Judy, after I had my baby in June 1986, I developed an infection several days later. I kept telling my doctor that something was going on down there, but he just kept telling me that it was my uterus contracting. I finally convinced him that I knew something was not right. I was put on an antibiotic and sent home after 6 days. That same night I went to the hospital because I had stool coming through my vagina. I was scared to death. I was checking the area because during delivery, I was given an episotomy and tour really bad. I also believe I picked up something from a "community" cycst bath the hospital had women sit in after deliveries. I don't believe it was cleaned well. So, over the past 21 years, it seemed to heal. I didn't seem to have stoll coming through after the first few weeks and no gynocologist has ever mentioned that my vagina and rectum were too close. But, I did start getting incontinence (which I thought only had to do with urinating). My fistula was not the only thing I had wrong. I just had a very thin layer of tissue separating my vagina and rectum, I had nerve damage and muscle damage as well. Every night I do kegal excerices to strengthen ALL the muscles down there. My doctor said the muscle and nerve repair seem to be intact. So, hopefully the fistula is all that left

I can see why having an ileostomy would be a life-saver for many people. Unfortunately with me, I have extremely sensitive skin that EVERYTHING causes a reaction. My skin has been raw pretty much since it was put there July 23.

I saw an infectious disease specialist who ran blood tests on me to see if my immune system had something funny going on, but he found nothing.

Is there a separate or special test for Crohn's?

Mary

JudyK89
Veteran Member


Date Joined Dec 2006
Total Posts : 1986
   Posted 12/9/2007 12:22 PM (GMT -7)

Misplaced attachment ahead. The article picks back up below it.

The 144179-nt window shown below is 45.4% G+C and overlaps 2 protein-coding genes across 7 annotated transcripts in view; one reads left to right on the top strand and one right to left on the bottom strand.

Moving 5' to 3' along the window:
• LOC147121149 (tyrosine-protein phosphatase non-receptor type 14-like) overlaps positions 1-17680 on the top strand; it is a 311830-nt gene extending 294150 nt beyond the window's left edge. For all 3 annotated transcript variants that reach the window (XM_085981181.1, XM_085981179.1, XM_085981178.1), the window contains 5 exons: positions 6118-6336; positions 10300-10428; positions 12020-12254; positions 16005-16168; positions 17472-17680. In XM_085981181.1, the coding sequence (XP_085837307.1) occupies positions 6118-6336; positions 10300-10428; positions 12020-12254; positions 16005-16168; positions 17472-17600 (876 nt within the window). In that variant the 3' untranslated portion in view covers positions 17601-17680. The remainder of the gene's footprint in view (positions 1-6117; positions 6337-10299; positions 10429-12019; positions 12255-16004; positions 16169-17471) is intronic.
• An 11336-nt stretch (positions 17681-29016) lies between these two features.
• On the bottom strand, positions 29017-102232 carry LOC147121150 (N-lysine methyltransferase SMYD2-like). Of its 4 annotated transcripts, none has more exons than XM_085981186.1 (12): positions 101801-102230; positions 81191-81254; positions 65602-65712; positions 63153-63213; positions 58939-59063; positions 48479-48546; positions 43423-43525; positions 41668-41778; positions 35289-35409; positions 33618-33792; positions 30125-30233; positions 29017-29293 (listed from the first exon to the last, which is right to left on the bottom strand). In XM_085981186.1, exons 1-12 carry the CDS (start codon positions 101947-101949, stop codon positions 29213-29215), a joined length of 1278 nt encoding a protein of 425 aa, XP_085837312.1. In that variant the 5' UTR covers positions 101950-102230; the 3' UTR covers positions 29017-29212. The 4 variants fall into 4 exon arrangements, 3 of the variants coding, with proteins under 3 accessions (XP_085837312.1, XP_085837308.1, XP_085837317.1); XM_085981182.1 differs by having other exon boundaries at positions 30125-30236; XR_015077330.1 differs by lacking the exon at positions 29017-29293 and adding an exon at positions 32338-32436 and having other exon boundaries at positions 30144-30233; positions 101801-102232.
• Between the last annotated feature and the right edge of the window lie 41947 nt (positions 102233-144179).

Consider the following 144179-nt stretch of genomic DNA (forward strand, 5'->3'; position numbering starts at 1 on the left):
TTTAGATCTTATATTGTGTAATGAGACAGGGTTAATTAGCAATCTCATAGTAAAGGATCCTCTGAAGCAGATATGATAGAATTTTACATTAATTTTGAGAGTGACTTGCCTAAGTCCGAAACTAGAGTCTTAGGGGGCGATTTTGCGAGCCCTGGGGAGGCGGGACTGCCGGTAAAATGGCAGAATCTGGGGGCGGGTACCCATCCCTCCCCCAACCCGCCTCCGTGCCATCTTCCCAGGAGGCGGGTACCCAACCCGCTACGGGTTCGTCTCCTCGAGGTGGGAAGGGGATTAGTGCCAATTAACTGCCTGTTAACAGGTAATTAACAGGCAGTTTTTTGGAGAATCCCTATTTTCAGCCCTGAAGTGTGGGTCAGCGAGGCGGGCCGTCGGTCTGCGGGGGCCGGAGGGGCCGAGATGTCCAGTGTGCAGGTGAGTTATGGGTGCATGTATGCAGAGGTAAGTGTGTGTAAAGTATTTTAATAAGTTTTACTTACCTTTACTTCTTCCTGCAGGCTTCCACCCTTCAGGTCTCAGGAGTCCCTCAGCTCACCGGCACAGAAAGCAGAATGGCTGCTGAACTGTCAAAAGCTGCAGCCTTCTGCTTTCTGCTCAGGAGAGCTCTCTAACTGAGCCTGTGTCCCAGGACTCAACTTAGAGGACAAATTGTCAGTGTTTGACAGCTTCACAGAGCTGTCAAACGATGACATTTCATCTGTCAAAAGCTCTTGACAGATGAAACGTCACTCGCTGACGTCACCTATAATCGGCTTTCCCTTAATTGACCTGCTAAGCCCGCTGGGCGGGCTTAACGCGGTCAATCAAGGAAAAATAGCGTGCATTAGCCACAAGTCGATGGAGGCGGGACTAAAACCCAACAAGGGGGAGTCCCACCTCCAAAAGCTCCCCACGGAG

Ohio,

I'm so sorry you're having so many issues, and to top it off you're sensitive to most of the ostomy products, sometimes you just can't win, sigh.

I think you would have shown signs of Crohn's if you had it, and hopefully your doctor would have picked up on it. Diarrhea, stomach pains, constipation (yes sometimes D sometimes C), elevated WBC, elevated C diff, blood in stool, mucousy stool, and list could go on and on because it's different for everyone.

Unfortunately, unless you have a disease (which truthfully I don't know of any others besides CD) that's likely to cause fistulas, medications probably won't help you and surgery is your only recourse. Even if you do have CD, medications don't help all patients, and surgery is sometimes necessary (like for me).

Of course, medicine is an inexact science so anything is possible. There is a new test that shows a high percentage of accuracy for diagnosing Crohn's disease and/or Ulcerative colitis and it's made by Prometheus. And there's always the possibility that you could have this disease (I really hope not for your sake) and not have any symptoms yet.

I hope you can find a solution that not only gets rid of your fistula, but will also make your life easier. Good luck and keep us posted.
Judy
Crohn's Disease   
 
 
 


Dancerpeg
Regular Member


Date Joined Dec 2007
Total Posts : 43
   Posted 12/27/2007 1:04 AM (GMT -7)   
Hi Vette Guy,
You are the first that I have heard that has the same complication as my husband to CD. He also has pyoderma gangrenosum after his second surgery it took months for that to heal up. Right now we are dealing with 2 fisculas that tunneled to his back from his small intestine. He had a total bowel removal back in 94' and 01'. So what did heal your fiscula if it wasn't Remicade? We need help to get my husband back on his feet. He's been down since the being of November. If you need anymore info on him I will let you know anything so he can be whole again. Thanks Dancerpeg